by Andrew Martin
Lieutenant Governor Phil Scott is nearing the end of his tour of Vermont. Like other politicians in a statewide race, Scott has been making the rounds of all 14 Vermont counties. However, he has chosen to do so in a different manner. While many politicians drive from one appointment to another Scott instead chose to make his tour of Vermont on a bicycle.
"From a campaign perspective, I hope this bike tour will allow me to see and speak with more Vermonters 'off the beaten path.' I've been to parades and fairs at the state's larger venues, but I also want to visit with people from all walks of life and in Vermont's smaller towns,” explained Scott via press release.
Scott set out on his “Cycling Vermont’s 14” tour on Monday, October 1, from St. Johnsbury and he will be finishing it up on Tuesday, October 9, in Barre. Along the way he had stops in dozens of towns, including Island Pond, Newport, Cambridge, St. Albans, South Hero, Colchester, Burlington, Middlebury, Rutland, Bennington, Brattleboro and Randolph before finishing up in Barre. While traveling between 43 and 82 miles each day Scott also held several campaign events and ‘meet and greets’ at local restaurants and public buildings. Some individuals, including outgoing Cambridge, Waterville, and Belvidere representative Adam Howard, joined Scott for portions of his ride.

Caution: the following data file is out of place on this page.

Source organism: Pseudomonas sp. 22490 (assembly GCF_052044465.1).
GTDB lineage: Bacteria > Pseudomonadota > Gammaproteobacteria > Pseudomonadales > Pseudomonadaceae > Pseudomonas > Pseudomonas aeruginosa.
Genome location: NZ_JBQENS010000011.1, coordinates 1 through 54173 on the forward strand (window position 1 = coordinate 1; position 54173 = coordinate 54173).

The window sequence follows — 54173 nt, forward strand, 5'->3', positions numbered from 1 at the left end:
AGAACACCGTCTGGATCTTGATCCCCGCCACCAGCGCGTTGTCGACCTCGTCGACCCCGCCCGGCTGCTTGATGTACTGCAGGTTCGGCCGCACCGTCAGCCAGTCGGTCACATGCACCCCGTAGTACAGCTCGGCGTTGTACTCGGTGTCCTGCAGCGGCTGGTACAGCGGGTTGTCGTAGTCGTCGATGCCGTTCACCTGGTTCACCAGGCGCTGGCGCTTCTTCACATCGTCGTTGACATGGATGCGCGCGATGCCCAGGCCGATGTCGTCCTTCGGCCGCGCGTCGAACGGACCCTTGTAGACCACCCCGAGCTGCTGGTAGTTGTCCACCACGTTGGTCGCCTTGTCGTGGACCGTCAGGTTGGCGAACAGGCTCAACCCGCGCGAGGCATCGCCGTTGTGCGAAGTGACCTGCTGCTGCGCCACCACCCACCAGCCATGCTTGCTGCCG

“The bike tour is allowing me to see things people don’t normally notice from a car,” stated Scott, “It gives you a broader awareness of Vermont’s infrastructure and what makes the state tick. You get to hear about the local issues more as well.”
Along with jumpstarting the final month of his campaign for Lt. Governor, Scott also hopes the tour will promote several of the initiatives he has been working on since assuming office two years ago, including self-reliance, tourism, and the importance of buying local. He also hopes the tour will promote healthy living.
"Whenever I'm asked how I would lower the cost of health care in Vermont, I talk about promoting healthy lifestyles and personal responsibility. I think it's important that we lead by example,” explained Scott in a press release, "Bicycle and motorcycle tourism is starting to take off, both for out-of-state visitors as well as Vermonters looking for a 'staycation.' Seeing the state on two wheels calls for a slower pace and increases your awareness and perspective from a number of different standpoints.”
Scott donated his official salary for the week of his tour to the Vermont Long Term Recovery Fund.